To the average person, the tools and procedures used in industry are a mystery. They could no more tell process calibrators from graphing calculators than they could differentiate a vacuum truck from a vacuum cleaner. If you're looking to get into more household maintenance, however, you'll have to become familiar with more of the tools of the trade. To do many electrical household renovation or repair projects safely, you will need to be able to use calibrators that can tell you if the current is present or absent and how strong it is. One of the most useful tools you can have when doing electrical work is a multifunction process calibrator.
A multifunction process calibrator is a digital device which looks not unlike a large, sturdy calculator or perhaps a stud finder. It has a heavy duty rubberized casing to protect its fragile electronic innards from damage caused by typical construction accidents such as dropping. It also has a digital display upon which the results of tests can be displayed and several sizes of input jacks to accommodate the various types of wires you may need to test during your project.
The primary function of a process calibrator is to determine how much electricity is present in live wires, so before using it you should always take the precautions of wearing rubber boot soles and gloves. By applying the wire ends to the calibrator jacks, the calibrator can tell you how many amps or volts are flowing through the wire. Because the calibrator is multifunctional, it can also be used to read resistance, temperature, frequency, and pressure. A quality unit can store test results in internal memory so that you can create a record of the performance of the device that is being calibrated.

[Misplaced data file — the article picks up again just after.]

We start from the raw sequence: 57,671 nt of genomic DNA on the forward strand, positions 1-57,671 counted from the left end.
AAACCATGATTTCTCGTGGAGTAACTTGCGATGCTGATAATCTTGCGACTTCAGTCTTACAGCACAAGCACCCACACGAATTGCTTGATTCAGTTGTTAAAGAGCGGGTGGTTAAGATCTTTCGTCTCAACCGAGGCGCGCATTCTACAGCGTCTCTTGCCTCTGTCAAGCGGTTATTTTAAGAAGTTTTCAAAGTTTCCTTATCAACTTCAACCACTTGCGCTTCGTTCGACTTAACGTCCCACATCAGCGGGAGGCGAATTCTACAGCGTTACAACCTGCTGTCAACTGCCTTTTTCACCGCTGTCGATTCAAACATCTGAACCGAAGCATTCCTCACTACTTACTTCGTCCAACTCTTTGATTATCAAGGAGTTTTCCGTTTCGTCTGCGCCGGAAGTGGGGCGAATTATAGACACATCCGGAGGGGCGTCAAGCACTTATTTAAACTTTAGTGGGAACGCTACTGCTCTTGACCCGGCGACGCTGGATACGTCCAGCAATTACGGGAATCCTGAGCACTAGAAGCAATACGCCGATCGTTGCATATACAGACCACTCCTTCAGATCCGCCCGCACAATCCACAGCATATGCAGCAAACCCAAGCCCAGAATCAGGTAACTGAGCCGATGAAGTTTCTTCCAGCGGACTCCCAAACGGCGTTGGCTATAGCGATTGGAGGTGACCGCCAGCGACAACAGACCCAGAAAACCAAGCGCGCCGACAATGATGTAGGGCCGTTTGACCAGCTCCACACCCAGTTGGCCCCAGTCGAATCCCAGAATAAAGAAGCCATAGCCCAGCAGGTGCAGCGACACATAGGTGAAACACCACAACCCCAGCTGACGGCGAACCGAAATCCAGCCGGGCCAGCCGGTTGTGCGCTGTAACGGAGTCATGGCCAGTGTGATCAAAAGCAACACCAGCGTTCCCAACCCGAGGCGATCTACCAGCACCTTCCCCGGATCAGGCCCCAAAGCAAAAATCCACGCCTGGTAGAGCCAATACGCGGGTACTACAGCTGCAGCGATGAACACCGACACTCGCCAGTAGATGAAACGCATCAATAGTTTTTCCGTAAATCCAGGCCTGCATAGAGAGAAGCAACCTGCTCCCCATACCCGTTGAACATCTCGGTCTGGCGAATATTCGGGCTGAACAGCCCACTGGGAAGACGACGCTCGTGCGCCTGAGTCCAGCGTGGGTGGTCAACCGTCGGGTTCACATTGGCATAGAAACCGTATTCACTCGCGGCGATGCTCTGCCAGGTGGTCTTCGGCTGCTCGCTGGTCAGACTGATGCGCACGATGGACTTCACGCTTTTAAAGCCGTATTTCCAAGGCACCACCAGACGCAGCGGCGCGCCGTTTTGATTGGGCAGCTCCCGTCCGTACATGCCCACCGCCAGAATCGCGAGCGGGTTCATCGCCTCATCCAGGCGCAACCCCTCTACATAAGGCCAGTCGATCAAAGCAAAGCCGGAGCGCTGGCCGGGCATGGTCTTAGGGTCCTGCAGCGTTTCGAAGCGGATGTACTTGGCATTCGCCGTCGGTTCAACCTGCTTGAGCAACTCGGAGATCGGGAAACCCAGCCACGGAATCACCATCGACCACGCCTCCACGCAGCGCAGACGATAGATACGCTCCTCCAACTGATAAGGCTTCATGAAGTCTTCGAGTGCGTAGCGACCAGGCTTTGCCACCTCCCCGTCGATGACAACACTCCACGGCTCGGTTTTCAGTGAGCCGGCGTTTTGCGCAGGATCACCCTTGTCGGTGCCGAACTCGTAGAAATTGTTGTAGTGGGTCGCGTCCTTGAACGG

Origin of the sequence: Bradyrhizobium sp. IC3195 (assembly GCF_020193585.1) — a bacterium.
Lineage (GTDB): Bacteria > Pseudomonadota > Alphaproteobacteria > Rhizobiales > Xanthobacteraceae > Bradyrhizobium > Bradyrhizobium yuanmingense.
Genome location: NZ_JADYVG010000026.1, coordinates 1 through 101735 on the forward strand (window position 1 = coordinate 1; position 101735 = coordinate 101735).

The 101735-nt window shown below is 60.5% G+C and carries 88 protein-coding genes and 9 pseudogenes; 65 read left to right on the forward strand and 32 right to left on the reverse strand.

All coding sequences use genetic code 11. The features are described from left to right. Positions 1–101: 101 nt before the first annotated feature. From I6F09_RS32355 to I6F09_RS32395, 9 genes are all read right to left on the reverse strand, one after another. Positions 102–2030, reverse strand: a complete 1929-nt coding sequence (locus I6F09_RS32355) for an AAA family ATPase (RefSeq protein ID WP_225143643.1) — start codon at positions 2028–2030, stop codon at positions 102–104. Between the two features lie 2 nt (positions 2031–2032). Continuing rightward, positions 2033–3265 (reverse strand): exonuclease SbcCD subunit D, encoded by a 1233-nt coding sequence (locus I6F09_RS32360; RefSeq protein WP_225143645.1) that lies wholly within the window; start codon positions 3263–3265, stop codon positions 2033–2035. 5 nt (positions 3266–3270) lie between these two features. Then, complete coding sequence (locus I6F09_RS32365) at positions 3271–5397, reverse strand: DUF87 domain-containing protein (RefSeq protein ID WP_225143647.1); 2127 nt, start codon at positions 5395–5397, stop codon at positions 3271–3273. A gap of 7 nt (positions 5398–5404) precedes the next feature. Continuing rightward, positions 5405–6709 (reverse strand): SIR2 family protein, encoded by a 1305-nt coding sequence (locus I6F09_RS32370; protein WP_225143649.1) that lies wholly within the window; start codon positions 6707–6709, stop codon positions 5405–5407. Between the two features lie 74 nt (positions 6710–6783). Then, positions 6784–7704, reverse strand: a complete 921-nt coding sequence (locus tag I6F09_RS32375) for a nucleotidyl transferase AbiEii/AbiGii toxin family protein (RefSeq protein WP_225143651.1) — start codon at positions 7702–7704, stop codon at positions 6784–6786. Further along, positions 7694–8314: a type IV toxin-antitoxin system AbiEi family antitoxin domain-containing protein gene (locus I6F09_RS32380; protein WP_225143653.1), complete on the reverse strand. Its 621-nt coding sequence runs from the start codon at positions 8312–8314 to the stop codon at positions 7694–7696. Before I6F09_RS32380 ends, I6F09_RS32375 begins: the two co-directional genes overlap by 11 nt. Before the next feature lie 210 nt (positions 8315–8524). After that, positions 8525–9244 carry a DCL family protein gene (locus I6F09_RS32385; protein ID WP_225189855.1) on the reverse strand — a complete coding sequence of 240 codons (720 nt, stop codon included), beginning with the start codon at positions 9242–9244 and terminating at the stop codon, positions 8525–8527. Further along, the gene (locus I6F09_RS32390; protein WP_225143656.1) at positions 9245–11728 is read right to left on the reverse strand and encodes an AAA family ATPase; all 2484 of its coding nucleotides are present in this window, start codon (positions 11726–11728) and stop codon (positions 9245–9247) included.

Most people who aren't contractors don't need a multifunction calibrator and many people who are don't have need for all the functions a multifunction process calibrator has to offer. To that end, there are many other individual types of calibrators on the market, including pressure calibrators, loop calibrators, pressure calibrators, lab calibrators, pneumatic calibrators, thermocouple calibrators, RTD calibrators, and voltage calibrators.
Depending on the type of calibrator you need, you could end up paying between $700 and $6,500. Single function calibrators cost in the neighborhood of $700 while multifunction and process calibrators start around $1,000. For household repairs, you will probably want to borrow a calibrator or content yourself with a multimeter, an electrical measuring device which costs about $30 in any home renovation store.